Lacklustre England edge Argentina in scrappy affair
Tries from Nathan Jones and Semesa Rokoduguni secure win at Twickenham
Nathan Hughes of England touches down for the first try during the autumn international against Argentina at Twickenham. Photograph: Mike Hewitt/Getty Images
England 21 Argentina 8
England made a scruffy start to their autumn series but still ensured they will enter their group showdown against Argentina at the 2019 Wold Cup with an immaculate record against the Pumas under Eddie Jones.
A 21-8 victory at Twickenham gave Jones’s men a fourth successive victory in the fixture but it was a disappointing way to open a schedule that continues against Australia and concludes with the visit of Samoa.
It was among the poorest performances under the Australian as – having established a 14-3 half-time lead – they only moved out of sight in the final 15 minutes when Semesa Rokoduguni crossed.
At one point Jones lost his cool, television cameras showing him slam his notebook down and mouth his displeasure – his first public display of anger since taking over in 2015.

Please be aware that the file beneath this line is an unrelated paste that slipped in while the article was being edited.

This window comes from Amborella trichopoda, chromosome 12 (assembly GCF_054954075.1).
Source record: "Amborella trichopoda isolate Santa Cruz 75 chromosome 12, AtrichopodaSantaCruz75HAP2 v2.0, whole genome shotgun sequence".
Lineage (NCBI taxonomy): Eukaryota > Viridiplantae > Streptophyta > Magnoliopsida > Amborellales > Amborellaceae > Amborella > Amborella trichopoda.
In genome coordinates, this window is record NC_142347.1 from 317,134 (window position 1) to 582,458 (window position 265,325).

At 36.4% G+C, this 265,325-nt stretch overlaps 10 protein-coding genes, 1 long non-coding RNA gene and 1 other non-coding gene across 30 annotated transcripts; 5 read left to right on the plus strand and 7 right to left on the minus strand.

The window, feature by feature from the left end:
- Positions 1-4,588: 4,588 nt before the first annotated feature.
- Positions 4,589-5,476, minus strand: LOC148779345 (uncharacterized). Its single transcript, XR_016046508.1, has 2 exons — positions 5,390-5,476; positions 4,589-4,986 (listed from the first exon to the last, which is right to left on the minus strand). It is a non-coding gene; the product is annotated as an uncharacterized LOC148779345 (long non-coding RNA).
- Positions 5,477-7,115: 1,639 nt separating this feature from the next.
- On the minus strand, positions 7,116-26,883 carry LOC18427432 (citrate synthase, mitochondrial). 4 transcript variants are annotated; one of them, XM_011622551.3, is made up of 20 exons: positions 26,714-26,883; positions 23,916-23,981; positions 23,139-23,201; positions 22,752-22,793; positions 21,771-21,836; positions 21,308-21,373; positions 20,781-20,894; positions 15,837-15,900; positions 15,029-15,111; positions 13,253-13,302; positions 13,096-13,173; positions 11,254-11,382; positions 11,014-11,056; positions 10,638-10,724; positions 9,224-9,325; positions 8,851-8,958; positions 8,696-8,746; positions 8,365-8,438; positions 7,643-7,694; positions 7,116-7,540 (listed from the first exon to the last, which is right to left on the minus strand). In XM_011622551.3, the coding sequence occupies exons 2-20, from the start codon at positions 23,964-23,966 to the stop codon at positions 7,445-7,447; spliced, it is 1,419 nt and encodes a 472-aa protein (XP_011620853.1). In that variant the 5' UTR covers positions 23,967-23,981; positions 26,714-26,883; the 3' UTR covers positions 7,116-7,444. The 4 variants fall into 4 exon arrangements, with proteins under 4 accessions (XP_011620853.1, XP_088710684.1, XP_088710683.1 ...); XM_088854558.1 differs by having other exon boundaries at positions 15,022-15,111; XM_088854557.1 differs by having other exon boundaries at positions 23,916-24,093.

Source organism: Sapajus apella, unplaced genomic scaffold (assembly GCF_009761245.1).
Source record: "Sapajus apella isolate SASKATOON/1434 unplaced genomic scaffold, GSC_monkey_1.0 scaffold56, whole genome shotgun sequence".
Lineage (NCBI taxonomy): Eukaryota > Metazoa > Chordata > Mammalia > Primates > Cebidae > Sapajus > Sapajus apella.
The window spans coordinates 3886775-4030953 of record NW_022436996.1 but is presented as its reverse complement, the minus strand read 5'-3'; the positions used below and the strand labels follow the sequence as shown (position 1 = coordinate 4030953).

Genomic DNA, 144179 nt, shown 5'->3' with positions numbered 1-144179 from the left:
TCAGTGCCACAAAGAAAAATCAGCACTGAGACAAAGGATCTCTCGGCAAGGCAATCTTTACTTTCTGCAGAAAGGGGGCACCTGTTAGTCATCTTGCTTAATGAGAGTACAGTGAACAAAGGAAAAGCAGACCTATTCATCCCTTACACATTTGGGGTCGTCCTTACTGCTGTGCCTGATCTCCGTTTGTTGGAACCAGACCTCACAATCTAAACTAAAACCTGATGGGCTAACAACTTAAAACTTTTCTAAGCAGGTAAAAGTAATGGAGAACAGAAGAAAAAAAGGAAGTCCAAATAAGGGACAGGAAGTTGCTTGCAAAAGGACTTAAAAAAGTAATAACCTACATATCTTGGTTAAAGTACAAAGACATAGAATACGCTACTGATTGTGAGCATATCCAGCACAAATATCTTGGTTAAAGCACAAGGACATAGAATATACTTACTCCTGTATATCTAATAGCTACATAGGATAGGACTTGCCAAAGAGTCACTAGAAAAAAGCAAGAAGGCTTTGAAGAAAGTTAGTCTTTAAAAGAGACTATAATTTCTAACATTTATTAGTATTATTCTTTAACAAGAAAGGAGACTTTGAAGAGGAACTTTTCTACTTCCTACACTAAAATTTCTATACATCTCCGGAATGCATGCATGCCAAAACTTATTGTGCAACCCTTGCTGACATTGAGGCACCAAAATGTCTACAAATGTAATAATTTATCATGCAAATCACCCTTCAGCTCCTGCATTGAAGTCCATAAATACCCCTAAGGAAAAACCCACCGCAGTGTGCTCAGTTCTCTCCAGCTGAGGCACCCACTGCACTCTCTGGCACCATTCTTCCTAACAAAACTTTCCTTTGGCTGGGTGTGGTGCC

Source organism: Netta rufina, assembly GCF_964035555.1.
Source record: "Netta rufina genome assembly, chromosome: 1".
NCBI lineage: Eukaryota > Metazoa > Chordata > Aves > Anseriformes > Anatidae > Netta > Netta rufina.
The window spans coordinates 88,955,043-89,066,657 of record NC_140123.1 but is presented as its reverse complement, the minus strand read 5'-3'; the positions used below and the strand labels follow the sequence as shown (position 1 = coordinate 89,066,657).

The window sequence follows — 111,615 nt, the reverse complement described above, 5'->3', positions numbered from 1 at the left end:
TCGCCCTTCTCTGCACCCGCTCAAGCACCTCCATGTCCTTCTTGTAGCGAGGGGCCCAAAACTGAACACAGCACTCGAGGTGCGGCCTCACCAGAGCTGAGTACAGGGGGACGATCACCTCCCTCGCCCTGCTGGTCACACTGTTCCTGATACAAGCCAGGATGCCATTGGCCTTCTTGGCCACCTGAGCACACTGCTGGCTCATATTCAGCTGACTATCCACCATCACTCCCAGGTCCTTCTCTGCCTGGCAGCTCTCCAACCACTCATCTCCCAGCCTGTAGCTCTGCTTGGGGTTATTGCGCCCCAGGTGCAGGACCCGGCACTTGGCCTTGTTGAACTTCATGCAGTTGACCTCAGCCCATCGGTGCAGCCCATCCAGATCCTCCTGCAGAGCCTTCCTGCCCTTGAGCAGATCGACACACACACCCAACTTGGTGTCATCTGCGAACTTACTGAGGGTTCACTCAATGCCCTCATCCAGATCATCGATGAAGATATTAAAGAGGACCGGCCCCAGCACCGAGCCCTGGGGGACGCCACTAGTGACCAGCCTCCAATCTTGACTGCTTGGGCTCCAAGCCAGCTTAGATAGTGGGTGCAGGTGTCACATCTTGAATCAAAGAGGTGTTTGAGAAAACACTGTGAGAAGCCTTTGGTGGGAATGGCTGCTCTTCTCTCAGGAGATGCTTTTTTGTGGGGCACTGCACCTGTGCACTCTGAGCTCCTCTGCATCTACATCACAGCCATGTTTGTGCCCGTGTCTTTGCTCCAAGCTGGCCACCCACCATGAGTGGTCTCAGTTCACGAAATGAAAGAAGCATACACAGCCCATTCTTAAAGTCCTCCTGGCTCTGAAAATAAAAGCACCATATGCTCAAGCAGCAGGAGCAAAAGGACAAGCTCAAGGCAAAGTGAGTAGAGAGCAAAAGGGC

Tuculet was sent to the sin-bin for a tackle that was either a red card or no offence under the current laws, but the outstanding Nathan Hughes was at least able to maraud over for the opening try in his absence.
Brown’s exit presented the opportunity to trial Anthony Watson, viewed as the Harlequins’ player’s eventual successor at fullback, and he acquitted himself well.
Deputising for Farrell as goalkicker, George Ford proved his accuracy off the tee through three penalties and a conversion – with both missed chances hitting the uprights.
Ford’s first attempt bounced off the right post but the Leicester outhalf was more successful soon after to calm his nerves in a scrappy start.
Waves of attacks were launched with quick ball and when the Pumas were stretched Ford fired a long missed pass to Hughes, who stormed over in the right corner.
An ugly spectacle continued to frustrate as neither side were able to build any momentum, play interrupted by a series of penalties, handling errors and aimless kicking.
England went for touch instead of goal in their hunt for a second try but the visiting defence was resolute.
The Pumas had the final say when Sanchez slipped over after 30 phases, ending a flat afternoon.